The strengths of this study include the size of the dataset including all PED visits over an entire year in two of the five tertiary-care paediatric hospitals in Switzerland. They are located in two different regions of Switzerland and cover approximately 40% of the PED catchment area. The two PED did not have the same proportion of low-acuity visits, reflecting the differences in organisation of PED and in local practices. Whereas many studies used only triage as a proxy for acuity, we used a more comprehensive definition of low-acuity PED visits. Using only triage as a proxy for acuity would have led to a higher estimate of the number of low-acuity visits, especially among older children.

Our study has several limitations. First, this study was conducted in a tertiary-care setting and its results may not be generalisable to non-academic regional PEDs. Second, we could not identify surgical procedures performed in the PEDs because of the lack of standardised documentation in the electronic information systems. These visits may have been misclassified as low-acuity though they required PED services, as per our definition visits where small interventions were performed without paraclinical tests or hospital admission and low triage level were classified as low-acuity visits. Third, this study does not include data about final diagnosis. Ambulatory diagnoses are not coded in our PEDs and are documented in free text. However, we think that information on the final diagnosis alone is not sufficient to discriminate between high-acuity and low-acuity visits as some children with a minor illness appear moderately to severely ill and necessitate prompt paediatric evaluation to rule out major illness. Fourth, there is a systematic error regarding the association of young age and low-acuity visits. Neonates (younger than a month of age) get by definition an ATS level of 3 or less, which means that all visits of neonates in our population were classified as high-acuity visits. Yet, only a small fraction of visits was for neonates (n=849, 2%), and the analysis repeated with the exclusion of neonates lead to the same conclusions.

Conclusion

Low-acuity PEDs visits are frequent in Switzerland, a country where most children have a regular follow-up by a primary care paediatrician. Low-acuity visits were associated with younger age of the child and convenience factors. Further research is needed to improve urgent care services in Switzerland, considering care seeking behaviour and vulnerable populations.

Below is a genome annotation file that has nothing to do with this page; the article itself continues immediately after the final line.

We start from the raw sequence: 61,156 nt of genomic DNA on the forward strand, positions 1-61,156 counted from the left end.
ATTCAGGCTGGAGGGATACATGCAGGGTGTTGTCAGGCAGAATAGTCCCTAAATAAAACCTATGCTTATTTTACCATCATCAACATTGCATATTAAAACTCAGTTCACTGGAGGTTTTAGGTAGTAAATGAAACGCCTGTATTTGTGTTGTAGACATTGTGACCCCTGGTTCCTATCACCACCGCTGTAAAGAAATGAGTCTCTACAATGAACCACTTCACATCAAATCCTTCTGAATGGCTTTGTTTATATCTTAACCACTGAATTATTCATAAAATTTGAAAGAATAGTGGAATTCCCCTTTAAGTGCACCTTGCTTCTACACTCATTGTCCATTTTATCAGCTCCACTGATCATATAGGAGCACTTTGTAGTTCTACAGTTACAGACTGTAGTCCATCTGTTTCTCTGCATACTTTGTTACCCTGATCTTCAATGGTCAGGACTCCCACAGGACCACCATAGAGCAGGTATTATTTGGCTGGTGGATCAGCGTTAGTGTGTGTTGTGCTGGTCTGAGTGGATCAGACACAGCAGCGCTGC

Data availability statement

Data are available on reasonable request. Deidentified data are available on reasonable request and in compliance with ethical and legal requirements.

Ethics statements

Patient consent for publication

Ethics approval

This study was approved by the Cantonal Research Ethics Committees of Cantons of Vaud and Bern (project number 2019-00538).

Acknowledgments

We thank Amagoia Madina (Unité de Valorisation des Données, Lausanne University Hospital) and the Insel Data Science Centre (IDSC, Inselspital) for the extraction of the data from the clinic information systems. We thank the SwissPedData team from the Institute of Social and Preventive Medicine, University of Bern for the support in the design of the study.

References

Supplementary materials

  • Supplementary Data

    This web only file has been produced by the BMJ Publishing Group from an electronic file supplied by the author(s) and has not been edited for content.

Footnotes

  • Twitter @CarlStarvaggi

  • KK and RP contributed equally.

  • Contributors CEK, J-CS, KK, MG, MJ and RP conceptualised and designed the study. CS and MJ cleaned the data. J-CS and MJ performed the data analysis. MJ drafted the initial manuscript. All authors reviewed and revised the manuscript, and approved the final submitted manuscript. As guarantor, MJ.

  • Funding This work was supported by Fondation de l’Hôpital de l’Enfance (grant/award number: Not applicable) and the Public Health Authorities of Canton de Vaud (grant/award number: Not applicable).

  • Competing interests None declared.

  • Provenance and peer review Not commissioned; externally peer reviewed.

  • Supplemental material This content has been supplied by the author(s). It has not been vetted by BMJ Publishing Group Limited (BMJ) and may not have been peer-reviewed. Any opinions or recommendations discussed are solely those of the author(s) and are not endorsed by BMJ. BMJ disclaims all liability and responsibility arising from any reliance placed on the content. Where the content includes any translated material, BMJ does not warrant the accuracy and reliability of the translations (including but not limited to local regulations, clinical guidelines, terminology, drug names and drug dosages), and is not responsible for any error and/or omissions arising from translation and adaptation or otherwise.

Request Permissions

If you wish to reuse any or all of this article please use the link below which will take you to the Copyright Clearance Center’s RightsLink service. You will be able to get a quick price and instant permission to reuse the content in many different ways.